Author Topic: What is my asset allocation, actually?  (Read 1463 times)


  • Stubble
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What is my asset allocation, actually?
« on: June 12, 2018, 10:23:15 AM »
It's important to know your asset allocation for various purposes.  The trouble is, I'm not sure what counts.  If the point of having a particular asset allocation is to dampen volatility and increase diversification, then lots of asset classes *should* count beyond merely investable assets.

An example of how this can  make a huge difference:  I have assets (and "assets") in several categories.  Specifically,

my equities
my bonds and cash
my paid-off home
my SS (eventually)

So my asset allocation is either:

80/20  (considering only the "investable assets")
70/30 (considering investable assets plus a pretty conservative lump-sum estimate of social security)
66/24  (considering investiable assets plus home equity)
60/40 (considering all four asset classes)

I know that Bogle has said that social security should count as a "bond" for these purposes.  Plenty of people on this site point out, when someone claims they are "100% equities," that if they have a paid off home they are not, in fact, 100% equities.

I understand that one cannot rebalance ones home or social security.  But presuming that one has enough bonds (and equities) that rebalancing across the entire portfolio is still possible, isn't the "correct" answer to what my asset allocation is,  60/40? 


  • Stubble
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Re: What is my asset allocation, actually?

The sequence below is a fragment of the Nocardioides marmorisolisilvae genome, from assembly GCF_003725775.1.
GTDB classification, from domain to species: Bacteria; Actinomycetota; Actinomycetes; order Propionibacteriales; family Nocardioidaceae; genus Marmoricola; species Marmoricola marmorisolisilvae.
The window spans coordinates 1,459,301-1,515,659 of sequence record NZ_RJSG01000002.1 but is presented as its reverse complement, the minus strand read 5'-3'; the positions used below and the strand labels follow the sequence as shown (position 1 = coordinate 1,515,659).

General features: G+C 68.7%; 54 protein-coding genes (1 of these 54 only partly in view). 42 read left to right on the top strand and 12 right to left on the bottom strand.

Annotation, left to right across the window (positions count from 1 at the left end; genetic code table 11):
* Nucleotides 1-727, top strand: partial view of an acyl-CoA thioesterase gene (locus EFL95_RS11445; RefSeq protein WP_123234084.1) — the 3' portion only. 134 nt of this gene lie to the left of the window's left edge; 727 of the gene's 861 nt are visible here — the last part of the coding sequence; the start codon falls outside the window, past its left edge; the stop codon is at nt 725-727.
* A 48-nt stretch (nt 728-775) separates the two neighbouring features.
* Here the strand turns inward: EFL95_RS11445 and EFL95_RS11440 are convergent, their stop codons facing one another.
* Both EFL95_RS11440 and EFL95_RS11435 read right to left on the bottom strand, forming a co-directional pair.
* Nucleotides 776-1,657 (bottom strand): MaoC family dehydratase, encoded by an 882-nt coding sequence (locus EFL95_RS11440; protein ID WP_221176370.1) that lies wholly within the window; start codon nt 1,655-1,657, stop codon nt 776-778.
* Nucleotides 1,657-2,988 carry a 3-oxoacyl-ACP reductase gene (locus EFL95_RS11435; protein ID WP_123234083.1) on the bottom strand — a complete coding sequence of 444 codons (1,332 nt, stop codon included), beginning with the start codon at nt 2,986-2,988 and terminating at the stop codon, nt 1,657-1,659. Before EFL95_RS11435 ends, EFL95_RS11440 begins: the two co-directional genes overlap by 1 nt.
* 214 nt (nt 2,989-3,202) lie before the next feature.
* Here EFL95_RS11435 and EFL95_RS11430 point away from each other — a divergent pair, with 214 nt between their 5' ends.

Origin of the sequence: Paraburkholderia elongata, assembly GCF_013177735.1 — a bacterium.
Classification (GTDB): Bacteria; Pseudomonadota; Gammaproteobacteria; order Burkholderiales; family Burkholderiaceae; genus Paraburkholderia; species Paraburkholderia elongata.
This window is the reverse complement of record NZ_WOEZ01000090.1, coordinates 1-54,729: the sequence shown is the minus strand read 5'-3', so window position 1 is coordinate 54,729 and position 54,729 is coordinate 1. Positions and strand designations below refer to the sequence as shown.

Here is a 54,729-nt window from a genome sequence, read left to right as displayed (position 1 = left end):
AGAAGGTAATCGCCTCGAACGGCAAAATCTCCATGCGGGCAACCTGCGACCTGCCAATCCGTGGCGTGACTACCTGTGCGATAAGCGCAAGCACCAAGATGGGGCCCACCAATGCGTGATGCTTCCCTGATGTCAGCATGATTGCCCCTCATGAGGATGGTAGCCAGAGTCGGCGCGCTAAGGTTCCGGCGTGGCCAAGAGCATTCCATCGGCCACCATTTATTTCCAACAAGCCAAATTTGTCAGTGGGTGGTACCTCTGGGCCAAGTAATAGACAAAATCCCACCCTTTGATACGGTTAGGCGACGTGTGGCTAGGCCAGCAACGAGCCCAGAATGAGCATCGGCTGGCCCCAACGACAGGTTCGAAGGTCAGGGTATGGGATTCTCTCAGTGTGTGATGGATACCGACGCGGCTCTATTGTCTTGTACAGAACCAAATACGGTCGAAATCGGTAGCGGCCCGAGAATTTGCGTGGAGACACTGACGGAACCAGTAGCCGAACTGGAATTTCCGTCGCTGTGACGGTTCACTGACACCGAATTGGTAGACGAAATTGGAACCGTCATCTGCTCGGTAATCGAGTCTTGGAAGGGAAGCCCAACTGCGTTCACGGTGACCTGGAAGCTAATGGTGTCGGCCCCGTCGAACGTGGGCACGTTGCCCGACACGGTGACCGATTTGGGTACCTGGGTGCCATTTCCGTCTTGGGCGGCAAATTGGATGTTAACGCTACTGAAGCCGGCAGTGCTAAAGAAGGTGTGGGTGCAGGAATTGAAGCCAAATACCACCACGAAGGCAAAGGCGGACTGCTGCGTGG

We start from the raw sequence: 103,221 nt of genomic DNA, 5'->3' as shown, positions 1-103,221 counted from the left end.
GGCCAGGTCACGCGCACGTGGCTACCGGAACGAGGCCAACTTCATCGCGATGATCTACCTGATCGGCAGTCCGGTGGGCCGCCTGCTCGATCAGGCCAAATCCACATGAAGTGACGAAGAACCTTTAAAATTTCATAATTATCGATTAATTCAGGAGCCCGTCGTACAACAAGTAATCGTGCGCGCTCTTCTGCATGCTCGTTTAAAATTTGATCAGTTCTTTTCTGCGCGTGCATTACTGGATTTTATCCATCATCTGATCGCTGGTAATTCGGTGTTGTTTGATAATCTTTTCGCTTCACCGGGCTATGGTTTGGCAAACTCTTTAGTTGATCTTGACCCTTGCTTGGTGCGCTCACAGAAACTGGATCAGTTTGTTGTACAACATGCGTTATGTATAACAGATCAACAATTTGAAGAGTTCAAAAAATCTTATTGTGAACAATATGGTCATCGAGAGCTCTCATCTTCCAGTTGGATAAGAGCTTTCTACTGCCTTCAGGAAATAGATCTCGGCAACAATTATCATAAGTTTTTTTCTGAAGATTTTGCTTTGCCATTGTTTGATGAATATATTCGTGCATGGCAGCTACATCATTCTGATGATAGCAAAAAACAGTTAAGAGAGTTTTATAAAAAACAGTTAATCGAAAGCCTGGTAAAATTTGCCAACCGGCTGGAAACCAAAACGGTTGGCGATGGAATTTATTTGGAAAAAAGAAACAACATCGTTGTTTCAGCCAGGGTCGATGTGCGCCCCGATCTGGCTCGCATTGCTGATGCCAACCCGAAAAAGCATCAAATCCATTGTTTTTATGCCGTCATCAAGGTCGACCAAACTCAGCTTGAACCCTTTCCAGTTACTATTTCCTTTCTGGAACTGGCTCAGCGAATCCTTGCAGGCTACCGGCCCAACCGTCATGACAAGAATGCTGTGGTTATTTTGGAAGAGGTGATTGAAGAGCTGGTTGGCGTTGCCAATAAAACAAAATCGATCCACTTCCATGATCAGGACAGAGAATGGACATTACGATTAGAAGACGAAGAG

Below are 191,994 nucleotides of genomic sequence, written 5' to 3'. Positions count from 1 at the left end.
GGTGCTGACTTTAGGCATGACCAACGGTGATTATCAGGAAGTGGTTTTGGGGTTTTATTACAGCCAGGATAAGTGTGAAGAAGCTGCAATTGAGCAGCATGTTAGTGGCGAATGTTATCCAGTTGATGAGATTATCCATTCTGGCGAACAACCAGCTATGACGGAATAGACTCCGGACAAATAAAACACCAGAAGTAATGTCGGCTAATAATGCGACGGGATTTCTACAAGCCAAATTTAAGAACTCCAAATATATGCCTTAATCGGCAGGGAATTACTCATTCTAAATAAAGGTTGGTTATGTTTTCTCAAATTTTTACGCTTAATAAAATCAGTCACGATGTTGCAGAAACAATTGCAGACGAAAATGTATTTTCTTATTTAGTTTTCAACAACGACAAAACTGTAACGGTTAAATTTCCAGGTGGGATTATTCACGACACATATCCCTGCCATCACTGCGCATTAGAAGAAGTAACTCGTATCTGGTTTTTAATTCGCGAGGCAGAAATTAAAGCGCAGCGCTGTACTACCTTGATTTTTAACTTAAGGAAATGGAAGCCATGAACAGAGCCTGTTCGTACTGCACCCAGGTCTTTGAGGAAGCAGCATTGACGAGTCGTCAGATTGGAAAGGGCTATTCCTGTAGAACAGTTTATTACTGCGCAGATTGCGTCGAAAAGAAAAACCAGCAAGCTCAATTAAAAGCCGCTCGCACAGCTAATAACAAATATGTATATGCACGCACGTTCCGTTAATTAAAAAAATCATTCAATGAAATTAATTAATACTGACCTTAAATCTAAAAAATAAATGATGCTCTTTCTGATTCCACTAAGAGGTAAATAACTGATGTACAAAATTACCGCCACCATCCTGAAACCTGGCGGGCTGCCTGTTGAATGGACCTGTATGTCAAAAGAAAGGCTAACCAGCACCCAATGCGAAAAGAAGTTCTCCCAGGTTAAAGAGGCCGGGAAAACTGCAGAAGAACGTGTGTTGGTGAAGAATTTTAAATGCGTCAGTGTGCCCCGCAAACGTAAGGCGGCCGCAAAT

« Reply #1 on: June 12, 2018, 10:58:41 AM »
And for what it's worth, Kitces seems to heartily endorse treating SS as a bond-like asset for purposes of risk allocation (from an academic perspective, though he hedges from a "practical" perspective).  I don't always agree 100% with Kitces, but I always take him very seriously.
« Last Edit: June 12, 2018, 11:03:17 AM by Roothy »


  • Bristles
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Re: What is my asset allocation, actually?
« Reply #2 on: June 12, 2018, 01:14:53 PM »
It's up to you what you want to include.

Personally, I consider my house as part of my net worth, but not as part of my investable assets or asset allocation. I certainly could, but then I would want to figure out my imputed rent and add that to my expenses, which I don't think is worth the effort.

I also don't count social security because I won't be able to start collecting it for over 20 years after I retire, so it doesn't make much difference. If I was within 10 years of collecting SS I would count some portion of the expected benefits (maybe 70 or 85%) in case something happens that reduces benefits.


  • Handlebar Stache
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Re: What is my asset allocation, actually?
« Reply #3 on: June 12, 2018, 02:03:36 PM »
I'm 60/40 in terms of investible assets.  I have a paid off home worth about 115k.  As the portfolio grows, the home component becomes increasingly trivial.  I'm not counting on SS.  My benefit at earliest available grant date is currently estimated by the service at 641/mo.  That will buy a lot of bangers and mash but isn't life changing so I don't think of it except as gravy.

Oh yeah,  I forgot about the defined benefit pension from Baker Hughes.  It will be worth about 22k when it matures.  Not 22k/year.  22k lump sum.  Easy to ignore.


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Re: What is my asset allocation, actually?
« Reply #4 on: June 12, 2018, 03:38:05 PM »

I count my stash and base my SWR on actual expenses, which does include taxes, property tax, utilities, etc.  The fact I own home at this time only affects the expense side, not the stash side  /  AA in anyway.  If I had an apartment, I would still maintain the same AA.

I would NOT count SS as a bond even if I was collecting today.  For the future when I'll get SS in 16 years, I take my total expected expenses, subtract the promised monthly SS benefit, and what remains is what my stash SWR needs to cover based on an AA that is totally independent of SS.